Unless you drive the car greater distances, then you probably will have problems. It's not the total amount of use the car gets; it's the length of the runs it does after starting from cold. The type of use you envisage could also flatten the battery. So if you go for a diesel, try to manage a run of at least 30 miles at least every fortnight.

 

Ford B Max T4 Side Open 

Multi purpose question

My wife and I have enjoyed driving Citroen Xsara Picasso MPVs for a number of years but as we have both retired recently are looking to buy something smaller but a similar height off the ground for access!  It would also help if we could find something in a lower Road Tax bracket. We have a budget of £10,000. Any advice appreciated.

RB, Scotland

A Ford B-Max is probably your best bet. Nicer with the 1.0 Ecoboost 100 or 120 engine. Not diesel.

 

In a bad mode

I waited for, and recently bought a new Skoda Octavia 1.4 DSG TSI.  So far I've only driven 550 miles in it and it has been fine.  Usually I stick to ECO mode, swapping to Normal when e.g. wanting some 'welly' prior to and during a steep ascent. Today it was as usual in ECO mode. After a half hour break I restarted, reversed and then drove off, but could hear and feel that the car was in Sports mode.  In my old Octavia 1.9 that would have signified that I'd pulled the gear lever beyond D to S; however, as you know this model has a single gear lever D/S position. The readout in the small panel above the wheel confirmed that the car was in S: yet when I pressed the Mode button, on the main screen ECO was still ringed as selected. I tried pressing Normal, then ECO, but this had no effect. I stopped and restarted the engine, and this time it reverted to ECO mode as normal. Is this a known fault or may it just be a one-off?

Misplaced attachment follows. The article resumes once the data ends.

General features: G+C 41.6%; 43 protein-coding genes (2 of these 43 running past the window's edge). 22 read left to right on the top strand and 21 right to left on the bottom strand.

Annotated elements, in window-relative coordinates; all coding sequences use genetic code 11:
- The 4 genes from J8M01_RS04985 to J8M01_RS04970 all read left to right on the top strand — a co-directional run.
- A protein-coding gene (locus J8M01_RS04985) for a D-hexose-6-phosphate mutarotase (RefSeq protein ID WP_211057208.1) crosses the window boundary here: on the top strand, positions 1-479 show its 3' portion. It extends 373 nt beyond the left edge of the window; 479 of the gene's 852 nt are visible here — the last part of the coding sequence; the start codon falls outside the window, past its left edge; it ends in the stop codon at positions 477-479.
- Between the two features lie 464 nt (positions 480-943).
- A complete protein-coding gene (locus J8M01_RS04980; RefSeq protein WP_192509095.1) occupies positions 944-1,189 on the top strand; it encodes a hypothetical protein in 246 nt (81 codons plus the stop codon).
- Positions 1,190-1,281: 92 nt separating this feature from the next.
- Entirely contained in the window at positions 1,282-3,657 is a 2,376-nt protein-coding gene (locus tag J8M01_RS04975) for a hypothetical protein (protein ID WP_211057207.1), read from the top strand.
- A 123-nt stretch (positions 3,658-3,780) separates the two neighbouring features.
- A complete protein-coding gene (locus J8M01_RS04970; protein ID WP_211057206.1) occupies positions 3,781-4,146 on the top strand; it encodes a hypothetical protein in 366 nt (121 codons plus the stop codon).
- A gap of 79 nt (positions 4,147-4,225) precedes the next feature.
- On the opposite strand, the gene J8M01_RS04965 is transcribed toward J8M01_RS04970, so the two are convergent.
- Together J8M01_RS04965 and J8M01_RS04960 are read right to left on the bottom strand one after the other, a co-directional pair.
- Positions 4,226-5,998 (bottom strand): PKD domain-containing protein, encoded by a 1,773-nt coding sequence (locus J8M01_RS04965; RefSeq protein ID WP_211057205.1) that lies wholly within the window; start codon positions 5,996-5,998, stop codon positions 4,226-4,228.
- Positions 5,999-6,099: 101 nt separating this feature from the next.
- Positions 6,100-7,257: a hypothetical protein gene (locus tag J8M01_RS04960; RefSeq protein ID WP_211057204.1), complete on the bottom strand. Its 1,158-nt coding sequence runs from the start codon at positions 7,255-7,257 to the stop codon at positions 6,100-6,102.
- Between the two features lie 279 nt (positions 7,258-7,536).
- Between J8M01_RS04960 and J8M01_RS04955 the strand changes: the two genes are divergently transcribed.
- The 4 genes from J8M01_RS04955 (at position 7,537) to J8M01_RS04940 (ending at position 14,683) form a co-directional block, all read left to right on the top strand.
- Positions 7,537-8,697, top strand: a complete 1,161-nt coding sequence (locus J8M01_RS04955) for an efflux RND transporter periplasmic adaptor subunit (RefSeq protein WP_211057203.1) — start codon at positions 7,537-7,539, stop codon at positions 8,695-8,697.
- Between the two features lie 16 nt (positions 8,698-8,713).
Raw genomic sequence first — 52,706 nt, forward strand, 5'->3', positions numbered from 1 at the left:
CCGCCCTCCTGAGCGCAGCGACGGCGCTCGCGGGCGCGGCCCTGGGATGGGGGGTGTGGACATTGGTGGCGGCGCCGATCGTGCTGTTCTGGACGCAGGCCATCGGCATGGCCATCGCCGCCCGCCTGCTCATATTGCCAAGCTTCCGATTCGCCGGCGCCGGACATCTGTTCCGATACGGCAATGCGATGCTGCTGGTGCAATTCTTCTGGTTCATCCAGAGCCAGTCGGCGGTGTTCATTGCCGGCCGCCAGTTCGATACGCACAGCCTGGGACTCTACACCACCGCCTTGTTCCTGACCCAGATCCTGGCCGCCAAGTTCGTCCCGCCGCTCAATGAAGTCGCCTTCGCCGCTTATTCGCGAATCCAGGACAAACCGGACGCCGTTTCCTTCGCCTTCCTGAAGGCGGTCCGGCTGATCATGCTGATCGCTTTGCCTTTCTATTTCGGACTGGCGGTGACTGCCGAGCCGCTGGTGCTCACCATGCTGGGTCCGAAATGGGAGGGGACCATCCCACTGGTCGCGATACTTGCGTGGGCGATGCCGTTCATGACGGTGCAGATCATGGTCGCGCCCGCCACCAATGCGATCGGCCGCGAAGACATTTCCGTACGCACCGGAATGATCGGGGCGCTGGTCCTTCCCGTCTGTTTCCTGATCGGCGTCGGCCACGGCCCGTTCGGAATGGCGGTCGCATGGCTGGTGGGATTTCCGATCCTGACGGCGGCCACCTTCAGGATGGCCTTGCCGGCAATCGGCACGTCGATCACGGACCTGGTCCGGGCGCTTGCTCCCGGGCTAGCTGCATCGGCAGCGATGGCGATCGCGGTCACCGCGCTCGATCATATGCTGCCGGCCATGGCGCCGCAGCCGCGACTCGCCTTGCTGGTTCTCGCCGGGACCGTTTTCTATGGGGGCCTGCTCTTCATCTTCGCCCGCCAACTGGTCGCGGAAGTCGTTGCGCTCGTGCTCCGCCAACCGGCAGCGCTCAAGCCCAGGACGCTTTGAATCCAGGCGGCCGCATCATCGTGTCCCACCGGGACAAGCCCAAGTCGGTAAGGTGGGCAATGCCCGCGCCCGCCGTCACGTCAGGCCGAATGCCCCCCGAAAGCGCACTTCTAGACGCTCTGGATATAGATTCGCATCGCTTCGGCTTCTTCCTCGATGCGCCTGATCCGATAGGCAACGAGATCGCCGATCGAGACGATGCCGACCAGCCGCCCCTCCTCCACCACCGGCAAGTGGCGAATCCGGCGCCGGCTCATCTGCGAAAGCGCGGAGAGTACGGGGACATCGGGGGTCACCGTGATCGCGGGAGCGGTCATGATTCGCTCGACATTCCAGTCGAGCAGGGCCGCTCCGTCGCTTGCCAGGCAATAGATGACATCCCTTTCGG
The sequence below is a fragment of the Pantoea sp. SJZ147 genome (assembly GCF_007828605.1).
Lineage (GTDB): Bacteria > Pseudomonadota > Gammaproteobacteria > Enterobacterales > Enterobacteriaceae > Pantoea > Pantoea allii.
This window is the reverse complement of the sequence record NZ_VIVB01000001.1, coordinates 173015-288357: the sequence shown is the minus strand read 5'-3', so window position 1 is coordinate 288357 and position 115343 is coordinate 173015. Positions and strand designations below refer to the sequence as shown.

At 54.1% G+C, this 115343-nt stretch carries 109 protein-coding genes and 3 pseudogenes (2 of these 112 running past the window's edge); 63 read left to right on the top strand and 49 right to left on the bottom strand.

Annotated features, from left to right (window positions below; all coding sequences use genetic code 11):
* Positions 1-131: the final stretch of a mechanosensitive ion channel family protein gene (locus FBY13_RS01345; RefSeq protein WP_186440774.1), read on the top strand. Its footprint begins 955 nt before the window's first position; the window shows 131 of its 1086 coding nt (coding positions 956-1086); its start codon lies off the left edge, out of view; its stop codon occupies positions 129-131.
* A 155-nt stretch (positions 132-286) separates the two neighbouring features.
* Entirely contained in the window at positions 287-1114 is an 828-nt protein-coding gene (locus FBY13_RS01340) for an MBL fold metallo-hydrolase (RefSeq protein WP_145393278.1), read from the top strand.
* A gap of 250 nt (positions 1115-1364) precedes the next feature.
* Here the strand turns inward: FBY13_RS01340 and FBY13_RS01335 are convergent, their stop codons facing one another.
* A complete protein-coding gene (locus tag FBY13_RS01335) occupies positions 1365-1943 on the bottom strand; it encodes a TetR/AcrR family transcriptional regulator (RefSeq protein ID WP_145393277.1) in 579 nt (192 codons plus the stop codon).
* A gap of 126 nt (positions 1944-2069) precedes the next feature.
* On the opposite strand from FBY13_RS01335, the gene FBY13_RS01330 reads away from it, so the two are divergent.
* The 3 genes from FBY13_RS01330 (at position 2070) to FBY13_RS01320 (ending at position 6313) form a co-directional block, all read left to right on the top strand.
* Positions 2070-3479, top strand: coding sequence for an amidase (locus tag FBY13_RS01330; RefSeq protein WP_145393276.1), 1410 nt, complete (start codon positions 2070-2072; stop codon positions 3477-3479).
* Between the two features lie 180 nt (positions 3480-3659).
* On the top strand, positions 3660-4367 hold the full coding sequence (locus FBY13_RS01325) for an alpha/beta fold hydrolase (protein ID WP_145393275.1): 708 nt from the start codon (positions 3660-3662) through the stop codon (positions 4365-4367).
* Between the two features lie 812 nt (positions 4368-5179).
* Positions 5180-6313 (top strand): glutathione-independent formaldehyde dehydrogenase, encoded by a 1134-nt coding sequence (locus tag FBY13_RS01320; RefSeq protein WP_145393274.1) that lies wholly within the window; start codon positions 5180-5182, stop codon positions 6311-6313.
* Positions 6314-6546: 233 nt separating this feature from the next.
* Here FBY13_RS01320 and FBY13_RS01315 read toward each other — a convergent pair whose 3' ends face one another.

RT, via email

Probably just a one-off. I was driving some new VAG DSGs yesterday. Slapping the lever across put them into manual mode. Pulling the lever back put them into Sport mode. You can also select Eco on the screen menu and that should bring upshifts earlier. But these systems often suffer glitches. (The system in the Golf R went wrong on the racetrack yesterday.) So if you have a problem again you probably need to get the software reprogrammed and hope the fault is not in a sensor or in the wiring.

 

Mercedes C Class 2014 Side

Talking Turkey

Could you give me advice about the Mercedes C Class and E Class. On one hand a Mercedes C Class AMG which has a 1.6 litre 156HP petrol engine and automatic transmission, and on the other hand a Mercedes E Class Style version, that is a base model, lacking some creature comforts; without panoramic sunroof, adaptive LED lights, rear camera, etc. The C Classis a new model and I think it will last for 5 more years before a change. But the E Class may well be changed in the next year. The prices are approximately the same. Which one is the more logical for buying?